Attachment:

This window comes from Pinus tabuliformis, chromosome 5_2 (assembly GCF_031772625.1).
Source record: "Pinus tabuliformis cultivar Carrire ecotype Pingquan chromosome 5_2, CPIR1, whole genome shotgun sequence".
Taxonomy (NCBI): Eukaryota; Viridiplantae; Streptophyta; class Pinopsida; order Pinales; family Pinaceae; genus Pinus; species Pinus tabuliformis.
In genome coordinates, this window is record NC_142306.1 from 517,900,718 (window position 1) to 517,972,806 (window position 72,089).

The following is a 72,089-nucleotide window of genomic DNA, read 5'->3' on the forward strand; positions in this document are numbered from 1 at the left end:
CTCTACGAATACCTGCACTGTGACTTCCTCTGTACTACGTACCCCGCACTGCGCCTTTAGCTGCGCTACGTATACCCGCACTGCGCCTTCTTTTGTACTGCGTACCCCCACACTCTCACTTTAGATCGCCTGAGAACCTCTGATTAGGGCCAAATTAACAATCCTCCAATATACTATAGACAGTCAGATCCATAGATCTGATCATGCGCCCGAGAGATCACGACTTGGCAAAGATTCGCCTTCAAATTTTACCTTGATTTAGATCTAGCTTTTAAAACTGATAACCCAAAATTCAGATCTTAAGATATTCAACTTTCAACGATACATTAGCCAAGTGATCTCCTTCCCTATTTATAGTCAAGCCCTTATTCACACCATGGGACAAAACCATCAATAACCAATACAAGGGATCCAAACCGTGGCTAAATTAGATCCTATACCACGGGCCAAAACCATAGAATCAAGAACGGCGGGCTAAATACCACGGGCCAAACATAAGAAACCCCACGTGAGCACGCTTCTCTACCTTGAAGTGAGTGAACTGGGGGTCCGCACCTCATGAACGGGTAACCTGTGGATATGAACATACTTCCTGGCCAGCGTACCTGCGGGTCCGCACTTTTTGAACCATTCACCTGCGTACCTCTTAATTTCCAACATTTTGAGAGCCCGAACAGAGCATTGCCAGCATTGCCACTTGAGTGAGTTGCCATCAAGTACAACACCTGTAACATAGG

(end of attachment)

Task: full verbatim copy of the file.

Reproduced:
This window comes from Pinus tabuliformis, chromosome 5_2 (assembly GCF_031772625.1).
Source record: "Pinus tabuliformis cultivar Carrire ecotype Pingquan chromosome 5_2, CPIR1, whole genome shotgun sequence".
Taxonomy (NCBI): Eukaryota; Viridiplantae; Streptophyta; class Pinopsida; order Pinales; family Pinaceae; genus Pinus; species Pinus tabuliformis.
In genome coordinates, this window is record NC_142306.1 from 517,900,718 (window position 1) to 517,972,806 (window position 72,089).

The following is a 72,089-nucleotide window of genomic DNA, read 5'->3' on the forward strand; positions in this document are numbered from 1 at the left end:
CTCTACGAATACCTGCACTGTGACTTCCTCTGTACTACGTACCCCGCACTGCGCCTTTAGCTGCGCTACGTATACCCGCACTGCGCCTTCTTTTGTACTGCGTACCCCCACACTCTCACTTTAGATCGCCTGAGAACCTCTGATTAGGGCCAAATTAACAATCCTCCAATATACTATAGACAGTCAGATCCATAGATCTGATCATGCGCCCGAGAGATCACGACTTGGCAAAGATTCGCCTTCAAATTTTACCTTGATTTAGATCTAGCTTTTAAAACTGATAACCCAAAATTCAGATCTTAAGATATTCAACTTTCAACGATACATTAGCCAAGTGATCTCCTTCCCTATTTATAGTCAAGCCCTTATTCACACCATGGGACAAAACCATCAATAACCAATACAAGGGATCCAAACCGTGGCTAAATTAGATCCTATACCACGGGCCAAAACCATAGAATCAAGAACGGCGGGCTAAATACCACGGGCCAAACATAAGAAACCCCACGTGAGCACGCTTCTCTACCTTGAAGTGAGTGAACTGGGGGTCCGCACCTCATGAACGGGTAACCTGTGGATATGAACATACTTCCTGGCCAGCGTACCTGCGGGTCCGCACTTTTTGAACCATTCACCTGCGTACCTCTTAATTTCCAACATTTTGAGAGCCCGAACAGAGCATTGCCAGCATTGCCACTTGAGTGAGTTGCCATCAAGTACAACACCTGTAACATAGG